I never had feelings for my friend, un­til he got in a re­la­tion­ship


Dear Abby: I am a 21-year-old woman who hasn’t been very lucky when it comes to re­la­tion­ships. My first real re­la­tion­ship wasn’t un­til I was 20, and it didn’t last too long. I have “talked” to quite a few guys, but they never went past the “get­ting to know you” stage.

I was able to fig­ure out things I wanted and didn’t want in a re­la­tion­ship. My best friend for the last eight years has al­ways been there to help me get through some pretty hard times. He has all the qual­i­ties I’m look­ing for in some­one. He’s smart, funny, hon­est, car­ing and is lit­er­ally a male ver­sion of me.

When we were younger, he told me he had feelings for me, but I only saw him as a friend. Every­one would tell us we should be to­gether, but I ig­nored it. Af­ter years of know­ing I didn’t feel the same way, he gave up try­ing to progress our friend­ship into some­thing more. I al­ways told him I didn’t want to get ro­man­ti­cally in­volved be­cause I value his friend­ship too much and I didn’t want to lose him.

He re­cently started a re­la­tion­ship with some­one, and it made me re­al­ize I might have ro­man­tic feelings for him that I haven’t had be­fore. I don’t know what to do. Please help. Too Late in Texas

Dear Too Late: The longer you re­main silent, the greater the chances that your friend’s new re­la­tion­ship could de­velop into some­thing se­ri­ous. Tell him all the qual­i­ties you think are spe­cial about him (mi­nus the one about be­ing your “clone”). Then fol­low it up with the fact that it wasn’t un­til he started this new ro­man­tic re­la­tion­ship that you re­al­ized you have those kinds of feelings for him. Bet­ter late than never.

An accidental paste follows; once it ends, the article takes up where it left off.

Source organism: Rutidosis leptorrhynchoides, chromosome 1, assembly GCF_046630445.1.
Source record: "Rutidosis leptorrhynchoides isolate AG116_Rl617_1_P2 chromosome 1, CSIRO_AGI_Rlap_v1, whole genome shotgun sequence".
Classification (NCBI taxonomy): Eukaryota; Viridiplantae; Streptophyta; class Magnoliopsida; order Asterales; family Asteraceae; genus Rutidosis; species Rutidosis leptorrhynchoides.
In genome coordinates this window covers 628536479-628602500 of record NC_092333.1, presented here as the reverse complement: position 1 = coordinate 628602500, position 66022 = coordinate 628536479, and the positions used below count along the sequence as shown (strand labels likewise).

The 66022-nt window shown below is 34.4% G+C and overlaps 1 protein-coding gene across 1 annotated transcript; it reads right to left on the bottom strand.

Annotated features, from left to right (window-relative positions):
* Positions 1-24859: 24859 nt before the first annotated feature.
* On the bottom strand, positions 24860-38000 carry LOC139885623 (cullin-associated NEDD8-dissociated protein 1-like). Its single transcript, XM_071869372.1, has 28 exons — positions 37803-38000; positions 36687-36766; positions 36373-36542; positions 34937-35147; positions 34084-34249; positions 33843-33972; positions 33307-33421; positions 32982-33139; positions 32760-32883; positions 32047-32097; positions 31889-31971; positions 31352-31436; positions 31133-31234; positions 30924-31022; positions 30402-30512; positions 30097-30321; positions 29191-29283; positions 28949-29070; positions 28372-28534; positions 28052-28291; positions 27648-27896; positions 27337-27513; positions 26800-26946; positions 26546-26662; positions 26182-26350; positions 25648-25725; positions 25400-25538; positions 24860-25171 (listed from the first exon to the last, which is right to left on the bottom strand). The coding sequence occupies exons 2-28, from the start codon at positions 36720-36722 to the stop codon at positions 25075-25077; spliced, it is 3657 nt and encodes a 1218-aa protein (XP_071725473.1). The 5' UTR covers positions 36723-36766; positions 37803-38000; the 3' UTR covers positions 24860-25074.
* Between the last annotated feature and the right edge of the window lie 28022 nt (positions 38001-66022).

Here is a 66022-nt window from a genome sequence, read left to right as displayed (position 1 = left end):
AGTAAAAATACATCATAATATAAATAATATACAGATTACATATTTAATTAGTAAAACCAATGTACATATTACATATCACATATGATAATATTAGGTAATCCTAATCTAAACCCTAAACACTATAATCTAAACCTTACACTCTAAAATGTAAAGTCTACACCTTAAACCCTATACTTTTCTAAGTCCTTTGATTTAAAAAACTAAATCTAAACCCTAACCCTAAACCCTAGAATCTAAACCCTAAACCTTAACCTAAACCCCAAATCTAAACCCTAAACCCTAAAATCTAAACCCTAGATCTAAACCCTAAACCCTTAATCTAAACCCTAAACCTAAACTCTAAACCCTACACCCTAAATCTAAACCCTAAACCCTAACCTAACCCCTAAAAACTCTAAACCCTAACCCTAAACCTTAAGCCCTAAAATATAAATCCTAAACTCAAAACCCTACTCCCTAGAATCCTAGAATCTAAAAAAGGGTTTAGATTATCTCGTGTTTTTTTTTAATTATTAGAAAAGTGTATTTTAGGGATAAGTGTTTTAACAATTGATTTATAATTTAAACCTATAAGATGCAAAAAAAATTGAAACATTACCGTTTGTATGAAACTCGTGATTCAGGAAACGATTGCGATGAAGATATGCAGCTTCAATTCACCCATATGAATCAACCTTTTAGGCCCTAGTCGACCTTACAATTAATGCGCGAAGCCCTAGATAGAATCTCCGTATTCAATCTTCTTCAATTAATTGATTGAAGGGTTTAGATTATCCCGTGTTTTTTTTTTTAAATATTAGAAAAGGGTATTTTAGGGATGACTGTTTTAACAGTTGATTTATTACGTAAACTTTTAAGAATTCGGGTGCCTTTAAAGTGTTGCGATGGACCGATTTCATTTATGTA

Dear Abby: Last month, I found out a friend of mine was go­ing to be liv­ing out of his van. I couldn’t let him do that, so I of­fered him my sec­ond bed­room and put him on the lease.

He told me Uber doesn’t pay much, and he couldn’t af­ford half the $1,700-a-month rent, so we agreed he would pay what he could, roughly $200-$300 of the $1,700. I said it was OK be­cause I didn’t take him in for money pur­poses. I did it to help a friend in need, and I had spare space.


I quickly found out that he’s a hoarder. His en­tire bed­room is full of his boxes of stuff (manga, anime, books, etc., not fur­ni­ture or a TV), so much so that he’s been sleep­ing on my liv­ing room couch. He also spends all his time at home and Ubered only the last two days of the month to make the $200 to pay me.

I guess my ques­tion is, our agree­ment was $200-$300 a month, which he paid, but does find­ing out he’s work­ing only two days a month to make it change our agree­ment? Took in a Lost Puppy in Hawaii

Dear Took: May I point out that when you took this “puppy” in, it wasn’t so he’d be sleep­ing on your couch but in the spare room? He shouldn’t be us­ing YOUR liv­ing room or YOUR couch for sleep­ing.

Be­cause you put this free­loader on the lease — for what rea­son, I can­not fathom — you may need an at­tor­ney to get him out of there. Rather than work­ing two days a month to pay that mi­nus­cule amount of rent to you, he should be driv­ing enough hours to ac­cu­mu­late a down pay­ment on a place of his own. To say that your kind­ness has been taken ad­van­tage of is an un­der­state­ment. Dear Abby is writ­ten by Abi­gail Van Buren, also known as Jeanne Phillips, and was founded by her mother, Pauline Phillips. Con­tact Dear Abby at www.DearAbby.com or P.O. Box 69440, Los An­ge­les, CA 90069.

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